Alex Barron: Top pick, fast track
Alex Barron: Top pick, fast track
By Jim Thomas
Of the Post-Dispatch
Saturday, Apr. 30 2005
A little more than a year ago, Rams general manager Charley Armey was watching
film of several University of Miami defenders in preparation for the draft.
On one particular tape, the Hurricanes were playing Florida State. After
watching Seminoles offensive tackle Alex Barron destroy Miami linebackers
Jonathan Vilma and D.J. Williams on play after play, Armey turned to Rams'
scouting assistant Brad Holmes and said, "Is this your cousin?"
Holmes, in his second year with the Rams, was a pass rusher of some repute a
few years back for North Carolina A&T. Before his junior season in 2000, a
season in which he would register 8 1/2 sacks, Holmes decided to see what
cousin Alex had as a pass blocker.
Barron already had built a football reputation at Wilkinson High in Orangeburg,
S.C. One college recruiting service, Prep Star, had him rated as the third-best
offensive lineman in the country.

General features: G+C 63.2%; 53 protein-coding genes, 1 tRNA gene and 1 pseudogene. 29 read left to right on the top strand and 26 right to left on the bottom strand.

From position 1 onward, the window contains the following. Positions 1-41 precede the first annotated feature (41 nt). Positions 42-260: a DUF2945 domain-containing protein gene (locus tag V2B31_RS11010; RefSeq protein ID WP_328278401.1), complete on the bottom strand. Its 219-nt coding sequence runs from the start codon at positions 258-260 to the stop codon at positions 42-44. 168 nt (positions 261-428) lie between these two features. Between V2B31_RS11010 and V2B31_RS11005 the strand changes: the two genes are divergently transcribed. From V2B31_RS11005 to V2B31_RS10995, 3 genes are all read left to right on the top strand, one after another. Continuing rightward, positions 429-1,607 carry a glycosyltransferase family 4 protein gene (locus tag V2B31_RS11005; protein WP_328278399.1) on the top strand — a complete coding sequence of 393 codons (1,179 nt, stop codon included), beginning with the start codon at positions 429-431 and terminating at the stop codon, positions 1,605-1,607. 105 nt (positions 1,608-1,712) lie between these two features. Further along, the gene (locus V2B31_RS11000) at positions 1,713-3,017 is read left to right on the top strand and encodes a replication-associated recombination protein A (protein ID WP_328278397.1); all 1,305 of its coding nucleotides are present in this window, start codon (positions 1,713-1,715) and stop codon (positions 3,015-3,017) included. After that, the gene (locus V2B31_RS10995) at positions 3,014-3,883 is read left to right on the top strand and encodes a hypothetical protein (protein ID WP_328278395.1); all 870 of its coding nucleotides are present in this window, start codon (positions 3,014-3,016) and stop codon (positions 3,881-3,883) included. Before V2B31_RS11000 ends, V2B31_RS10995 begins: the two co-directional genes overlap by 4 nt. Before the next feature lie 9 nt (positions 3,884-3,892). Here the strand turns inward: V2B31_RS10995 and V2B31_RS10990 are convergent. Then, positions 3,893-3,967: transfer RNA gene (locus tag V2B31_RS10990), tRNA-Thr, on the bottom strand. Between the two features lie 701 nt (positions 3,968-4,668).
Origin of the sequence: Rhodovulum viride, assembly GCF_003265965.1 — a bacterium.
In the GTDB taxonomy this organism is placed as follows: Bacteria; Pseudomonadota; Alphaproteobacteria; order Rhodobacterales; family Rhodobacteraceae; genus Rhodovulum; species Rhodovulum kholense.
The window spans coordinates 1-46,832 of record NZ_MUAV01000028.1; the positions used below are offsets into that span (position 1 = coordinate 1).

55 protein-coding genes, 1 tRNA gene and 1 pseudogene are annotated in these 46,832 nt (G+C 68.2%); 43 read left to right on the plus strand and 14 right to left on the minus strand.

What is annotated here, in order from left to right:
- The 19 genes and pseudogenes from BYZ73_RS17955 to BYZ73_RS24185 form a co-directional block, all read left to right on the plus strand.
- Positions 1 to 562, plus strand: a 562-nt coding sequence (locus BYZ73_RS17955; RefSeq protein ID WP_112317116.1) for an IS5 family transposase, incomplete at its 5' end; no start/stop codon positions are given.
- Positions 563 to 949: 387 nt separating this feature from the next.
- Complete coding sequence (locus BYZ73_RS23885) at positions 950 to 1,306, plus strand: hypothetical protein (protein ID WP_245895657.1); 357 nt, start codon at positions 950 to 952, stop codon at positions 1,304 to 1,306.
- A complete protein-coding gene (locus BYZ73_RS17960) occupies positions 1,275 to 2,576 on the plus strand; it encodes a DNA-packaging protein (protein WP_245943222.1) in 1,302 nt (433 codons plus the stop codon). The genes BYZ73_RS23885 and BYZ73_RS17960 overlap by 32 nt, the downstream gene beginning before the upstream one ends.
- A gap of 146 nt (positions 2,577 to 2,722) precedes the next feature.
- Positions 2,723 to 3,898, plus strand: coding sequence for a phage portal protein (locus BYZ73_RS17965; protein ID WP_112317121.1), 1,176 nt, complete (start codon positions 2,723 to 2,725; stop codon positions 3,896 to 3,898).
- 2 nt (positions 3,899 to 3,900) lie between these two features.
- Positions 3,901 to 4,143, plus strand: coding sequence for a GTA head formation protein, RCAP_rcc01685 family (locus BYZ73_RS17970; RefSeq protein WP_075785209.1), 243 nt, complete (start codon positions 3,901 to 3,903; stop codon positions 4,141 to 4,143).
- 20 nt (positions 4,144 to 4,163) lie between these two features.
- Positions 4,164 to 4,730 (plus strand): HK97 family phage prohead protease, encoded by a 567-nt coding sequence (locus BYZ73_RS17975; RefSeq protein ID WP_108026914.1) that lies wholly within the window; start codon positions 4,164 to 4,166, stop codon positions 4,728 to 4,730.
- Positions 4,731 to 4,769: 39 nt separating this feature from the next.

Holmes and his cousin went out in Barron's backyard for some one-on-one pass
"I couldn't get around him," Holmes said.
Not many can, which explains why the Rams made Barron their first-round pick,
No. 19 overall, in the NFL draft last week. Coach Mike Martz wasted little time
"We're handing him the starting job at right tackle," Martz said Friday. "It's
Then, in an unusual move, Martz made a request to the media at Rams rookie
"The one thing I'd ask all of you with Alex is to have patience," Martz said.
"Because he's going to have some tough moments. But he is our right tackle.
We're making that commitment to him. We're trying to get him ready as quickly
as we can.